The machine consists of data memory, program memory, a program pointer, data pointer, and the adjustment register. The word size n is unspecified but is at least 14 bits. (It is 14 bits in the reference implementation.) There are 2^n cells each in program memory and data memory. Cells in data memory are one word; cells in program memory hold one instruction. The three registers are each one word.
The program pointer and data pointer are initially 0. The adjustment register is initially 1.
A machine cycle consists of fetching the instruction pointed to by the program pointer, executing the instruction, and except for a true conditional jump, adjusting the program pointer by exclusive-ORing it with the adjustment register. For a true conditional jump, the program pointer is exclusive-ORed with all 1s (that is, complemented).
- ^ rotate the adjustment register left
- v rotate the adjustment register right
- > adjust the data pointer
- + adjust the cell pointed to by the data pointer
- . output the cell pointed to by the data pointer
- , input to the cell pointed to by the data pointer. If end-of-file, the high bit is set.
- $ if the cell pointed to by the data pointer ANDed with the adjustment register is not 0, complement the program counter instead of adjusting it
- ! halt
"Adjust" means to exclusive-OR with the adjustment register.
You could specify a program by listing the whole program memory, but that would need to include a lot of unused instructions. So you can specify the address in hexadecimal followed by a colon, before a series of instructions. The series of instructions are specified in ascending order of addresses taken as binary numbers, starting with the specified address (even though the machine has no concept of incrementing binary numbers, so the instructions won't be executed in that order).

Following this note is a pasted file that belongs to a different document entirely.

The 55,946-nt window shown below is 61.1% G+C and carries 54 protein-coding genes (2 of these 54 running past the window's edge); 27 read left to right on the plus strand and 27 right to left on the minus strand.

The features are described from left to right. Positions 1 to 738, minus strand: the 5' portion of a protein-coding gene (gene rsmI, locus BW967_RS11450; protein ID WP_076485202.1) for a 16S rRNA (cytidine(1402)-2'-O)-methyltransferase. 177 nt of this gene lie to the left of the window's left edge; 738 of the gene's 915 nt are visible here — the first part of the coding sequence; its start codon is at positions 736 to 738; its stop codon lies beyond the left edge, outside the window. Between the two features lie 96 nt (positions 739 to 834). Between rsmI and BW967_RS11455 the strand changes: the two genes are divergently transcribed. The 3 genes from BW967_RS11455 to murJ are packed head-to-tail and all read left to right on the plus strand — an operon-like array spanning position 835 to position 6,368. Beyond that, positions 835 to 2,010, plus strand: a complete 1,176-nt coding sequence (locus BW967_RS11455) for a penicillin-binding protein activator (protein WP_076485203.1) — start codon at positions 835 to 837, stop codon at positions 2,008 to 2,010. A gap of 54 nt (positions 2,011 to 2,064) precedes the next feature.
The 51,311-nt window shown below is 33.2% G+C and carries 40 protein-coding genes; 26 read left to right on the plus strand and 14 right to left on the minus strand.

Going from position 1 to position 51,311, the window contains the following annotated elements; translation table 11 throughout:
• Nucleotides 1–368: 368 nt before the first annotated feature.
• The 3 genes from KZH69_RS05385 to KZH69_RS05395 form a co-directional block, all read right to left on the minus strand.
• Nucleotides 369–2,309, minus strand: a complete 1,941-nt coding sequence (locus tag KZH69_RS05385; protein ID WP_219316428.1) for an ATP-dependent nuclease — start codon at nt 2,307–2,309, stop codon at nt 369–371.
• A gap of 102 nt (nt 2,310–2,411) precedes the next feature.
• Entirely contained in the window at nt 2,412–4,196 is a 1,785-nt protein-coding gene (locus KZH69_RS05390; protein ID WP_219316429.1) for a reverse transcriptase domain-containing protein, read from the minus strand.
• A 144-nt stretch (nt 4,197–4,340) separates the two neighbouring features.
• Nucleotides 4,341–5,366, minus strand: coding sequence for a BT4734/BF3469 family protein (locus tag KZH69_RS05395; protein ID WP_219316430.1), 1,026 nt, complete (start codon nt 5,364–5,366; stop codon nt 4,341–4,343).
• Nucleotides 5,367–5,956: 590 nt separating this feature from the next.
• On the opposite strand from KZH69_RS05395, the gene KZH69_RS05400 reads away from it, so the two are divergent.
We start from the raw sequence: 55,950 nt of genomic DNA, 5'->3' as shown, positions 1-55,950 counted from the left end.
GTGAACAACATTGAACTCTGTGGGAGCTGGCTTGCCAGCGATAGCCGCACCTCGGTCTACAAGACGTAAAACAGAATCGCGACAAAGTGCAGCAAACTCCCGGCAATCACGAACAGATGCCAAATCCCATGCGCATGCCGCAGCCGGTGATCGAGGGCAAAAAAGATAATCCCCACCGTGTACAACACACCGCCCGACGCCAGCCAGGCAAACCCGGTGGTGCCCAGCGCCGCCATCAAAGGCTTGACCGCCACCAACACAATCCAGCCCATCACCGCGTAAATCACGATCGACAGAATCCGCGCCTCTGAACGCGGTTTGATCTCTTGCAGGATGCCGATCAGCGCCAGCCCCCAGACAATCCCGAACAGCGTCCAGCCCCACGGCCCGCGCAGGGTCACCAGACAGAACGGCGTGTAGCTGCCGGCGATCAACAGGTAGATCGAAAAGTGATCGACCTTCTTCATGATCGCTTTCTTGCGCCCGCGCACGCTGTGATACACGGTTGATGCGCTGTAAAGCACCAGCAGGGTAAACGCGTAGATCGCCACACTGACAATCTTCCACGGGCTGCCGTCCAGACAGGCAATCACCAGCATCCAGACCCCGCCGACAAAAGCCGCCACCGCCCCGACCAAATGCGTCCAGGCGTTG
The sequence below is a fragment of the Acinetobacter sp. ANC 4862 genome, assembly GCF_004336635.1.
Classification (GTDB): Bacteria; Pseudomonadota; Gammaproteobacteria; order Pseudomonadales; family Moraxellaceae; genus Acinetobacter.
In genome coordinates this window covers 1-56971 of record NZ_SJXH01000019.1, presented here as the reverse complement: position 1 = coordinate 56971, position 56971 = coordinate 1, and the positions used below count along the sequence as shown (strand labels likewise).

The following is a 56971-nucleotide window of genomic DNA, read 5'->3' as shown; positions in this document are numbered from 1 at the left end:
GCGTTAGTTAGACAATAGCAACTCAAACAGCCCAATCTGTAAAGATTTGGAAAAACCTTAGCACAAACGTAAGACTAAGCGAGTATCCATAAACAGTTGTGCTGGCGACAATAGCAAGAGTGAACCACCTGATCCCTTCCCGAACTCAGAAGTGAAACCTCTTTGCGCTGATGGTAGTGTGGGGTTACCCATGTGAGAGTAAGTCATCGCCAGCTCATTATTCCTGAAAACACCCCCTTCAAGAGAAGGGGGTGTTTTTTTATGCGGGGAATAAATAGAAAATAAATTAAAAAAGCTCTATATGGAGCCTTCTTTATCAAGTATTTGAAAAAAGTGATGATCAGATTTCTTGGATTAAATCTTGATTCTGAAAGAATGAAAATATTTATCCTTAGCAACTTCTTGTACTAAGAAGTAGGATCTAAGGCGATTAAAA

Program Cat 0: ,v^^ 2001: v 1001: $v 2FFE: ! 3000: .^vv 2002: +
The instruction at address 0 is ',', so the first thing it will do is ask for input. The 'v','^','^' are at addresses 1, 2, and 3 respectively. Then, there is a 'v' at address 2001; then '$' at 1001 and 'v' at 1002. And so on.
Non-instruction characters are ignored so the "Program Cat" heading is just a comment with no effect.
In order to make programs portable to bigger word sizes, the addresses can be specified in a more versatile way with two operators. The `_` operator reverses and left-aligns its left operand, and ORs it with the right operand. A '~' precedes the whole address, and complements it; this is useful for the target of a jump instruction. `_` has higher precedence than `~`; that is, a `~` complements the whole thing.
Here is the Cat program written for portability:
Program Cat 0: ,v^^ 1_1: v 2_1: $v ~2_1: ! 3_0: .^vv 1_2: +
You can also use 'O' and 'l' to specify addresses in binary instead of hexadecimal (those are letters, to distinguish them from hex digits; they are case-insensitive).
Propagating carries is "expensive" in terms of electronic circuitry, because each bit's result is a function of all the less-significant bits; with bitwise exclusive-ORs each bit is a function of the two operand bits only. So there might be an electronic justification for this design, to make a CPU with very few logic gates.
Yboy is certainly not Turing-complete, as the memory is finite; beyond that, its power is still unexplored.